You are walking down the street in the evening or just about to approach an Italian restaurant and suddenly there is a delicious aroma hitting your nostrils and making your hungry instantly. When somebody cooks with garlic, the rest of the world is there to dream of roasted chicken, lamb, pasta, pizza or garlic bread… Because nobody can resist it. And hardly any kitchen can be complete without a few fat bulbs, bursting with goodness beneath the delicate tissue-paper like skin…
Garlic is so good for us, not only because it’s full of vitamins and minerals, but because this humble allium vegetable is a mighty source of sulphur compounds known to be beneficial for our hearts, the immune, digestive and endocrine systems, supporting detoxification and reducing inflammation.
But CAN OUR DOGS EAT GARLIC?
The short answer is NO….
Especially if they are English cocker spaniels.
Even though you might have heard otherwise, garlic is toxic to dogs. It is true that it was used by the breeders back in the 19th and early 20th century, but purely due to the fact that conventional and reliable worming medicine did not exist at the time. As the years went by, the very same breeders not only documented the side-effects of the garlic, but also recommended replacing the natural remedies with veterinary products due to their reliability and lasting results.
Why is garlic unsuitable for dogs?
The vegetable contains sodium 2-propenyl thiosulfate, which is toxic for the canines because their bodies cannot digest it efficiently. The build-up of the substance leads to formation of Heinz bodies, or clumps of haemoglobin, causing the rupture of red blood cells, oxygen deficiency and life-threatening haemolytic anaemia (IMHA).
The dogs may develop the condition after eating a large quantity of garlic as a single dose or consuming small quantities on a regular basis over a period of time. In most cases IMHA will seem to appear suddenly and be fatal.
Why is garlic still used for dogs?
The advocates of garlic recommend it as a natural worming treatment or simply because “it’s beneficial and safe”. The latter is accompanied by a study of beagles that were given garlic extract for 12 weeks and didn’t develop Heinz bodies.
However, it is worth bearing in mind that…
The group of scientists who conducted the research were employed by the manufacturer of the garlic extract used in experiments.
The researched themselves concluded that garlic quantity must be monitored to avoid harm.
The garlic extract provided sulphur-containing amino acids S-allylcysteine (SAC) and S-1-propenylcysteine (S1PC). It was not mentioned if the extract contained sodium 2-propenyl thiosulfate.
The typical lifespan of red blood cells is between 100 and 120 days, so 12 weeks weren’t long enough to fully examine the body’s reaction to the substance.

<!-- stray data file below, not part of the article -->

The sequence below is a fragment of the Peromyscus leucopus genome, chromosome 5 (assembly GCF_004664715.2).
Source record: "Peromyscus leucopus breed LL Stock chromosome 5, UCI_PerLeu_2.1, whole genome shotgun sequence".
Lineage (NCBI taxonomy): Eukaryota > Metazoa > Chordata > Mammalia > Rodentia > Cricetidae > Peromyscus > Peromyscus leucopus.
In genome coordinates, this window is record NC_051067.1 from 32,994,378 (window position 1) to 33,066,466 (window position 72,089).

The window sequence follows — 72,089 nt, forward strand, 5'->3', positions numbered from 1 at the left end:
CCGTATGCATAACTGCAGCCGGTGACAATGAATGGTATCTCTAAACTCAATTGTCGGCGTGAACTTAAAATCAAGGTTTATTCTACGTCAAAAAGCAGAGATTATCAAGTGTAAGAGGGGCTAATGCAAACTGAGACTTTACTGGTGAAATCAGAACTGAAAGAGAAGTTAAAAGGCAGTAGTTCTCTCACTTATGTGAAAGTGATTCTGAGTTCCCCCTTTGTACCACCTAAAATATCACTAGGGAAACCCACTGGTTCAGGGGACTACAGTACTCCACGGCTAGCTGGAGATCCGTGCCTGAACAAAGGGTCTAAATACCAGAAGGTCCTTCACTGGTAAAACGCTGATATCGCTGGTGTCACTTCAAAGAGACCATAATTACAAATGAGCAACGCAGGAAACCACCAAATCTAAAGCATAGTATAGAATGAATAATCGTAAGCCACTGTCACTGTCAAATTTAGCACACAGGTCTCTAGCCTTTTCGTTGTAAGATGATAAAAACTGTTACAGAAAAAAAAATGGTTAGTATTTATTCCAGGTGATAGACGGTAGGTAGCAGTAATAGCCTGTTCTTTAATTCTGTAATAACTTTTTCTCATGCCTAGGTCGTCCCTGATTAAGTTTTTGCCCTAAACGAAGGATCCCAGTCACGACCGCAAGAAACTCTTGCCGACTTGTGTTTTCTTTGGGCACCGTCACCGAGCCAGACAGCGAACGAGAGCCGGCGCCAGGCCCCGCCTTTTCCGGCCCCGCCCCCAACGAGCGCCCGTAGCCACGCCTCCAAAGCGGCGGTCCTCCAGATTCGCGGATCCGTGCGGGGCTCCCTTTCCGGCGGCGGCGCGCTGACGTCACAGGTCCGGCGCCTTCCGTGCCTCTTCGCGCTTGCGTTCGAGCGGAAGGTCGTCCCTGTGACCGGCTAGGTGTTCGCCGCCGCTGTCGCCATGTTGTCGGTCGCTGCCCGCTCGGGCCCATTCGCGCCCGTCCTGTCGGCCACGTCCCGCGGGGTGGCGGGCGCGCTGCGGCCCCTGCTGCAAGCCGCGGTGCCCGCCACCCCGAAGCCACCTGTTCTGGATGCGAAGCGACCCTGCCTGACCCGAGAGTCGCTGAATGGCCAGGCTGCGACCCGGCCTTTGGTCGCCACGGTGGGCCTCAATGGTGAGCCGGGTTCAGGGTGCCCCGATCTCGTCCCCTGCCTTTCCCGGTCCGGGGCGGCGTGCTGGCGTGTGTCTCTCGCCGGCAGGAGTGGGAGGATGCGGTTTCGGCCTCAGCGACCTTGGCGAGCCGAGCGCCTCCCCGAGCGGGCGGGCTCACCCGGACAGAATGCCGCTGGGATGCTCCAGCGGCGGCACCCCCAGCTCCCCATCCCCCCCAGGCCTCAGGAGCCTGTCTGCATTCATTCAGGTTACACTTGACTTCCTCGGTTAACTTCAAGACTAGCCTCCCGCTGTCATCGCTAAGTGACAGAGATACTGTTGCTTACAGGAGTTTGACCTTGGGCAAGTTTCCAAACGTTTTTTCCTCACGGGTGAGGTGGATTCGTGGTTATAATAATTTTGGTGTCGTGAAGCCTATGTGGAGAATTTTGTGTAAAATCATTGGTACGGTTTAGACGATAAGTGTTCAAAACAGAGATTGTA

Beagles are not genetically predisposed to the condition and we do not know enough information of their age, gender or health status at the time of the study.
The statement on garlic safety also contradicts independent studies and records spanning 30 years, discussed in interviews, books, scientific articles (1, 2, 3), veterinary manuals and journals (4, 5, 6, 7, 8) lists of poisonous substances for dogs (9, 10) and included in FEDIAF guidelines and top 10 animal toxins by ASPCA.
Why some dogs don’t develop Heinz bodies or haemolytic anaemia?
It can be related to genetics, breed predisposition (and cockers are among the breeds predisposed to the disease), hereditary defects, dog’s health, medical history, gender, age, and nutritional status (for example, selenium deficiency can increase the risk).
What about the worming effects of garlic?
There were no English language based clinical studies to support the use of garlic as an effective anti-worming medicine for dogs. Only two limited clinical trials conducted in 1969 and 2011 and described in Veterinary Evidence paper partially focused on the use of garlic alongside other herbs and plants such as pumpkin seeds. The quantities of the garlic were not included. There was no information about dogs except the number of dogs used and the names of parasites they had. The studies did show that garlic temporarily reduce the eggs and larvae, but only in specific species of worms. It did not seem to have effect of adult worms or certain species of worms. The questionable efficiency also meant that dogs would have to receive garlic at least every 2 days because the parasite levels returned to pre-treatment volume within 48 hours once the garlic was discontinued. This means that all dogs remained at risk of either suffering from worms or potentially building up thiosulphate levels and developing haemolytic anaemia.
Interestingly, one of the known pioneers of using garlic as a worming treatment for dogs does not even have a veterinary degree or any form of academic education in canine or small animal nutrition.
The bottom line is to leave the garlic out of your dog’s diet, especially if the dog is a cocker spaniel. It really is not worth the risk.